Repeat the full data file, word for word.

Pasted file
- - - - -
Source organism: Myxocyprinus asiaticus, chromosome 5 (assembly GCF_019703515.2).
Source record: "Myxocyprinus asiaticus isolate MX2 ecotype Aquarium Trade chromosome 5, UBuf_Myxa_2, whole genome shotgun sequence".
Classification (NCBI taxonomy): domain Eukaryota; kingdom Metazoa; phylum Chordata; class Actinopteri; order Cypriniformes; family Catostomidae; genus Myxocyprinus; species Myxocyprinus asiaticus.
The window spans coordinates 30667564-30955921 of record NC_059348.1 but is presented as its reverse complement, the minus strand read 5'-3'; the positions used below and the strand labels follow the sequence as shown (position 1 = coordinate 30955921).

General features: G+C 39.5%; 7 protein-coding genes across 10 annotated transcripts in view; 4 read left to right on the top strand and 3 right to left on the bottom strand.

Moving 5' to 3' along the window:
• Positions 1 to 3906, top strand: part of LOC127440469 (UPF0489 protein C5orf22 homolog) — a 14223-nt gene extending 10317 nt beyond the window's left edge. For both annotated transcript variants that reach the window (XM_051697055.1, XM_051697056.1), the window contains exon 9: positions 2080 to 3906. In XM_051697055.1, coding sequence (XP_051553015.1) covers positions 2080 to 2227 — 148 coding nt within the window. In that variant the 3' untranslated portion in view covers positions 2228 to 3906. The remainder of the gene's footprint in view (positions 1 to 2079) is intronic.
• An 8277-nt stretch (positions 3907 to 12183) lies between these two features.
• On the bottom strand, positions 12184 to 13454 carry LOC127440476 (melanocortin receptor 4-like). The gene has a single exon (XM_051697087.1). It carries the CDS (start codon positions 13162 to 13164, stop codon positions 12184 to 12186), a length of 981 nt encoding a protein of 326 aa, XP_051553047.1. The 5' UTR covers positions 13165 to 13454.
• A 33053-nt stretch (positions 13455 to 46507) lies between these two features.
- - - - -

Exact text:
Source organism: Myxocyprinus asiaticus, chromosome 5 (assembly GCF_019703515.2).
Source record: "Myxocyprinus asiaticus isolate MX2 ecotype Aquarium Trade chromosome 5, UBuf_Myxa_2, whole genome shotgun sequence".
Classification (NCBI taxonomy): domain Eukaryota; kingdom Metazoa; phylum Chordata; class Actinopteri; order Cypriniformes; family Catostomidae; genus Myxocyprinus; species Myxocyprinus asiaticus.
The window spans coordinates 30667564-30955921 of record NC_059348.1 but is presented as its reverse complement, the minus strand read 5'-3'; the positions used below and the strand labels follow the sequence as shown (position 1 = coordinate 30955921).

General features: G+C 39.5%; 7 protein-coding genes across 10 annotated transcripts in view; 4 read left to right on the top strand and 3 right to left on the bottom strand.

Moving 5' to 3' along the window:
• Positions 1 to 3906, top strand: part of LOC127440469 (UPF0489 protein C5orf22 homolog) — a 14223-nt gene extending 10317 nt beyond the window's left edge. For both annotated transcript variants that reach the window (XM_051697055.1, XM_051697056.1), the window contains exon 9: positions 2080 to 3906. In XM_051697055.1, coding sequence (XP_051553015.1) covers positions 2080 to 2227 — 148 coding nt within the window. In that variant the 3' untranslated portion in view covers positions 2228 to 3906. The remainder of the gene's footprint in view (positions 1 to 2079) is intronic.
• An 8277-nt stretch (positions 3907 to 12183) lies between these two features.
• On the bottom strand, positions 12184 to 13454 carry LOC127440476 (melanocortin receptor 4-like). The gene has a single exon (XM_051697087.1). It carries the CDS (start codon positions 13162 to 13164, stop codon positions 12184 to 12186), a length of 981 nt encoding a protein of 326 aa, XP_051553047.1. The 5' UTR covers positions 13165 to 13454.
• A 33053-nt stretch (positions 13455 to 46507) lies between these two features.